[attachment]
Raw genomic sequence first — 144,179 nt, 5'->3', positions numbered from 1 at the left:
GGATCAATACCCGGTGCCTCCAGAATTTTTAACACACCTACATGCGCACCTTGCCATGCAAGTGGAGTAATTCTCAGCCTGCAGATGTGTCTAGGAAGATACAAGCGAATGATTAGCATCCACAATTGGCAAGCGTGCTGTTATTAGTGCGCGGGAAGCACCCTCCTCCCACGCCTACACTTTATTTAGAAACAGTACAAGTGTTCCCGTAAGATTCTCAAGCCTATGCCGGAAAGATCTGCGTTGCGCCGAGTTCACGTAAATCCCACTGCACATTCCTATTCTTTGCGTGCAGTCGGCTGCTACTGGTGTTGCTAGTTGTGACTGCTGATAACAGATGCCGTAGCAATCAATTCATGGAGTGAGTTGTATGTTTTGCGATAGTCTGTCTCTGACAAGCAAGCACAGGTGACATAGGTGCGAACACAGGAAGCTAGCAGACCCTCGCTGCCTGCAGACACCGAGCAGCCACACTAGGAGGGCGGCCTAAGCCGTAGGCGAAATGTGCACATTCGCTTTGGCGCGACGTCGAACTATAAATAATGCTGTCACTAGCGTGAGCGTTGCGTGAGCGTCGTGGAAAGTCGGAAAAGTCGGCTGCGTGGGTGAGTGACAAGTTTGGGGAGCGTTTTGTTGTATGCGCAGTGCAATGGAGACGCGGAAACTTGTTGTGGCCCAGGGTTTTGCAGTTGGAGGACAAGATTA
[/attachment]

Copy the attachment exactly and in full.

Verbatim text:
Raw genomic sequence first — 144,179 nt, 5'->3', positions numbered from 1 at the left:
GGATCAATACCCGGTGCCTCCAGAATTTTTAACACACCTACATGCGCACCTTGCCATGCAAGTGGAGTAATTCTCAGCCTGCAGATGTGTCTAGGAAGATACAAGCGAATGATTAGCATCCACAATTGGCAAGCGTGCTGTTATTAGTGCGCGGGAAGCACCCTCCTCCCACGCCTACACTTTATTTAGAAACAGTACAAGTGTTCCCGTAAGATTCTCAAGCCTATGCCGGAAAGATCTGCGTTGCGCCGAGTTCACGTAAATCCCACTGCACATTCCTATTCTTTGCGTGCAGTCGGCTGCTACTGGTGTTGCTAGTTGTGACTGCTGATAACAGATGCCGTAGCAATCAATTCATGGAGTGAGTTGTATGTTTTGCGATAGTCTGTCTCTGACAAGCAAGCACAGGTGACATAGGTGCGAACACAGGAAGCTAGCAGACCCTCGCTGCCTGCAGACACCGAGCAGCCACACTAGGAGGGCGGCCTAAGCCGTAGGCGAAATGTGCACATTCGCTTTGGCGCGACGTCGAACTATAAATAATGCTGTCACTAGCGTGAGCGTTGCGTGAGCGTCGTGGAAAGTCGGAAAAGTCGGCTGCGTGGGTGAGTGACAAGTTTGGGGAGCGTTTTGTTGTATGCGCAGTGCAATGGAGACGCGGAAACTTGTTGTGGCCCAGGGTTTTGCAGTTGGAGGACAAGATTA